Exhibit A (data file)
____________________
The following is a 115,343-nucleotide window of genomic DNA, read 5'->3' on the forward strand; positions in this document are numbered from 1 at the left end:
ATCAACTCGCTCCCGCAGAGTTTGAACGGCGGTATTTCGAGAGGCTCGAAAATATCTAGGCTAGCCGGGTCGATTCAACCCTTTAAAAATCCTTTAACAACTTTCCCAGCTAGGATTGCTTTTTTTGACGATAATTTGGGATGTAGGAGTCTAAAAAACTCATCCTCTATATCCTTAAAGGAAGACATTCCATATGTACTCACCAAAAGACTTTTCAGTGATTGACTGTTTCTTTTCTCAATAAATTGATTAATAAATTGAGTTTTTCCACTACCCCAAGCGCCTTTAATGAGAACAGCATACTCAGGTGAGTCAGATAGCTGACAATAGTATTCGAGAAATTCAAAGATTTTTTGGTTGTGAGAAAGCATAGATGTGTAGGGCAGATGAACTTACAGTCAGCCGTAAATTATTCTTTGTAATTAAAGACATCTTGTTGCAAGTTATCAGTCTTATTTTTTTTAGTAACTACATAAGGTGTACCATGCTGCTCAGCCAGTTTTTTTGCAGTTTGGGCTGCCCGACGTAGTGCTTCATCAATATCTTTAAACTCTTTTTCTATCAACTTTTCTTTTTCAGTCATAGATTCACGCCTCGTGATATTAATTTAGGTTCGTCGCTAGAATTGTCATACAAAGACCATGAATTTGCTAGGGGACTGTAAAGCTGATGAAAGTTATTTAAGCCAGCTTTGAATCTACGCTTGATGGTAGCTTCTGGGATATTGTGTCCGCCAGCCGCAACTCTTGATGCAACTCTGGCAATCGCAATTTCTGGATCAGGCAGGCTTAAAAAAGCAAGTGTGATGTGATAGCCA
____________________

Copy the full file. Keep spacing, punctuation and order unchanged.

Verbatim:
The following is a 115,343-nucleotide window of genomic DNA, read 5'->3' on the forward strand; positions in this document are numbered from 1 at the left end:
ATCAACTCGCTCCCGCAGAGTTTGAACGGCGGTATTTCGAGAGGCTCGAAAATATCTAGGCTAGCCGGGTCGATTCAACCCTTTAAAAATCCTTTAACAACTTTCCCAGCTAGGATTGCTTTTTTTGACGATAATTTGGGATGTAGGAGTCTAAAAAACTCATCCTCTATATCCTTAAAGGAAGACATTCCATATGTACTCACCAAAAGACTTTTCAGTGATTGACTGTTTCTTTTCTCAATAAATTGATTAATAAATTGAGTTTTTCCACTACCCCAAGCGCCTTTAATGAGAACAGCATACTCAGGTGAGTCAGATAGCTGACAATAGTATTCGAGAAATTCAAAGATTTTTTGGTTGTGAGAAAGCATAGATGTGTAGGGCAGATGAACTTACAGTCAGCCGTAAATTATTCTTTGTAATTAAAGACATCTTGTTGCAAGTTATCAGTCTTATTTTTTTTAGTAACTACATAAGGTGTACCATGCTGCTCAGCCAGTTTTTTTGCAGTTTGGGCTGCCCGACGTAGTGCTTCATCAATATCTTTAAACTCTTTTTCTATCAACTTTTCTTTTTCAGTCATAGATTCACGCCTCGTGATATTAATTTAGGTTCGTCGCTAGAATTGTCATACAAAGACCATGAATTTGCTAGGGGACTGTAAAGCTGATGAAAGTTATTTAAGCCAGCTTTGAATCTACGCTTGATGGTAGCTTCTGGGATATTGTGTCCGCCAGCCGCAACTCTTGATGCAACTCTGGCAATCGCAATTTCTGGATCAGGCAGGCTTAAAAAAGCAAGTGTGATGTGATAGCCA